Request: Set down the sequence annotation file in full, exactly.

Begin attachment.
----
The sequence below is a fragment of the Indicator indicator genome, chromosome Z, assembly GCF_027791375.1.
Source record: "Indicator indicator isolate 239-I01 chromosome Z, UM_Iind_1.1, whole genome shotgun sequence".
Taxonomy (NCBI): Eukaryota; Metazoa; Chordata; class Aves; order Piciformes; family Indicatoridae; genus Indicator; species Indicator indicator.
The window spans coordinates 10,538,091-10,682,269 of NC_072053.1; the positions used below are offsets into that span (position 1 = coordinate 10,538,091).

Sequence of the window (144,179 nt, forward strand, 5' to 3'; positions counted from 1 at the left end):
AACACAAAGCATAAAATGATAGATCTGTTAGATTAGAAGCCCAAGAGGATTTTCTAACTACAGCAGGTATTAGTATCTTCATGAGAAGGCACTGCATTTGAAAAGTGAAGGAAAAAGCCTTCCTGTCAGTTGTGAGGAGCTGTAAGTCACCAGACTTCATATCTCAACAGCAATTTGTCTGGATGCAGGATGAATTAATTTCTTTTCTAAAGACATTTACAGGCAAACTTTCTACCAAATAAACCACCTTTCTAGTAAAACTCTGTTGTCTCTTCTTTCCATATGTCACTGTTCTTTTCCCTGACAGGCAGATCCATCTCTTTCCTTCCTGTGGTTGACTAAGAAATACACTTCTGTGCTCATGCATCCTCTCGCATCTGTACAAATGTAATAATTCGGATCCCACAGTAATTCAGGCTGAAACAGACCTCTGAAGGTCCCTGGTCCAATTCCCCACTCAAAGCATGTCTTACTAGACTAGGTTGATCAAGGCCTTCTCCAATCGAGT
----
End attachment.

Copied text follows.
The sequence below is a fragment of the Indicator indicator genome, chromosome Z, assembly GCF_027791375.1.
Source record: "Indicator indicator isolate 239-I01 chromosome Z, UM_Iind_1.1, whole genome shotgun sequence".
Taxonomy (NCBI): Eukaryota; Metazoa; Chordata; class Aves; order Piciformes; family Indicatoridae; genus Indicator; species Indicator indicator.
The window spans coordinates 10,538,091-10,682,269 of NC_072053.1; the positions used below are offsets into that span (position 1 = coordinate 10,538,091).

Sequence of the window (144,179 nt, forward strand, 5' to 3'; positions counted from 1 at the left end):
AACACAAAGCATAAAATGATAGATCTGTTAGATTAGAAGCCCAAGAGGATTTTCTAACTACAGCAGGTATTAGTATCTTCATGAGAAGGCACTGCATTTGAAAAGTGAAGGAAAAAGCCTTCCTGTCAGTTGTGAGGAGCTGTAAGTCACCAGACTTCATATCTCAACAGCAATTTGTCTGGATGCAGGATGAATTAATTTCTTTTCTAAAGACATTTACAGGCAAACTTTCTACCAAATAAACCACCTTTCTAGTAAAACTCTGTTGTCTCTTCTTTCCATATGTCACTGTTCTTTTCCCTGACAGGCAGATCCATCTCTTTCCTTCCTGTGGTTGACTAAGAAATACACTTCTGTGCTCATGCATCCTCTCGCATCTGTACAAATGTAATAATTCGGATCCCACAGTAATTCAGGCTGAAACAGACCTCTGAAGGTCCCTGGTCCAATTCCCCACTCAAAGCATGTCTTACTAGACTAGGTTGATCAAGGCCTTCTCCAATCGAGT